WHAT WE DO
We grow food both for ourselves and to share with others. Our little urban farm is one large experiment in making the world better place by engaging with the plants and people around us in ways that benefit both. When possible we focus on varieties that are important to protect, such as many Slow Food Ark of Taste crops, as well as trying to discover varieties that do well in our area, and that have great adaptability to the changing climate stressors in our environment.
All plants and crops are grown organically (non-certified) in a biodiverse environment. No chemical fertilizers, herbicides, fungicides, pesticides, or GMO seeds or plants are ever used.
Our property is maintained using organic, permaculture, and biodynamic principles, which allows us to cultivate intensively, while still producing nutritious and flavorful crops.
(We also have a great love for growing French and Italian varieties.)
We think it all begins with a seed.
Another one of our endeavors at The Spring House is The Seed Revolution. This a movement about the power of a seed. It is about living locally, growing our own food, and learning to live life in community with each other and with the green world around us. We hope you will visit the site and become part of the revolution.
In addition to the work of The Seed Revolution, we actively save seeds and participate in the seed saving community through the Community Seed Network and the Seed Saver’s Exchange, as well as other organizations.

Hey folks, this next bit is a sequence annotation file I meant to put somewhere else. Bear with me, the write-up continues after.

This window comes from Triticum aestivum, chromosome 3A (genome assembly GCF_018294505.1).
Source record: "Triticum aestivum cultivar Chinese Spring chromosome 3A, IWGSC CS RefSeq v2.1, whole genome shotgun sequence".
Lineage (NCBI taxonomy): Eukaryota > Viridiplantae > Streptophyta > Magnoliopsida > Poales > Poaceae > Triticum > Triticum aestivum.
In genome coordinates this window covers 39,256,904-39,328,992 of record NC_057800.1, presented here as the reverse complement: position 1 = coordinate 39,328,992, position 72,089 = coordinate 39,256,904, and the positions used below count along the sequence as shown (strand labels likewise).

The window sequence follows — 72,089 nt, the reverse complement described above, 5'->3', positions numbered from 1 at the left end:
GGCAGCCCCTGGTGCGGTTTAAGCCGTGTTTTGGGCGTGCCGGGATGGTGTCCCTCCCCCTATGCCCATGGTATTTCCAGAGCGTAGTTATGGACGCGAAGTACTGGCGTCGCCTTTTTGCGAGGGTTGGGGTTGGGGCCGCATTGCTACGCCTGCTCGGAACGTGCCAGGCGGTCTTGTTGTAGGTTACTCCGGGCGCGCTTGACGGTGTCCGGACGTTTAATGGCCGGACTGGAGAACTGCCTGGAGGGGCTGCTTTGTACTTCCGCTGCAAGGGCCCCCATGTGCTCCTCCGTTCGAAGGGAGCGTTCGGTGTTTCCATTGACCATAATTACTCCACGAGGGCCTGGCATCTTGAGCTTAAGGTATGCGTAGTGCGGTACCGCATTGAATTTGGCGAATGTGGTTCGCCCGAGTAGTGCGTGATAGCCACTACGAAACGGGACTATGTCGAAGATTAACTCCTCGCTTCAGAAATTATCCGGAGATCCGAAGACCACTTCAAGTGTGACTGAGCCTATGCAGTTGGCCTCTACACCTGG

We are also transitioning to using mainly Open Source Seed Initiative (OSSI) pledged seeds, and are supporting companies selling OSSI-pledged seeds. by working together we can “free the seeds”!
We are excited to be participating in a couple of projects this year with two of our favorite winter garden vegetables: escarole/endive/radicchio and collards…
A collaborative project between Uprising Seeds, the Culinary Breeding Network, and northern Italian vegetable breeders, Smarties.Bio. The project was born primarily from a mutual love of radicchio and a desire to further establish it as an anchor of the fall and winter produce season here in the North America
A community of seed savers will help select 21 inter-crossed heirloom varieties towards a cold-hardy, beautifully diverse and delicious collard mix.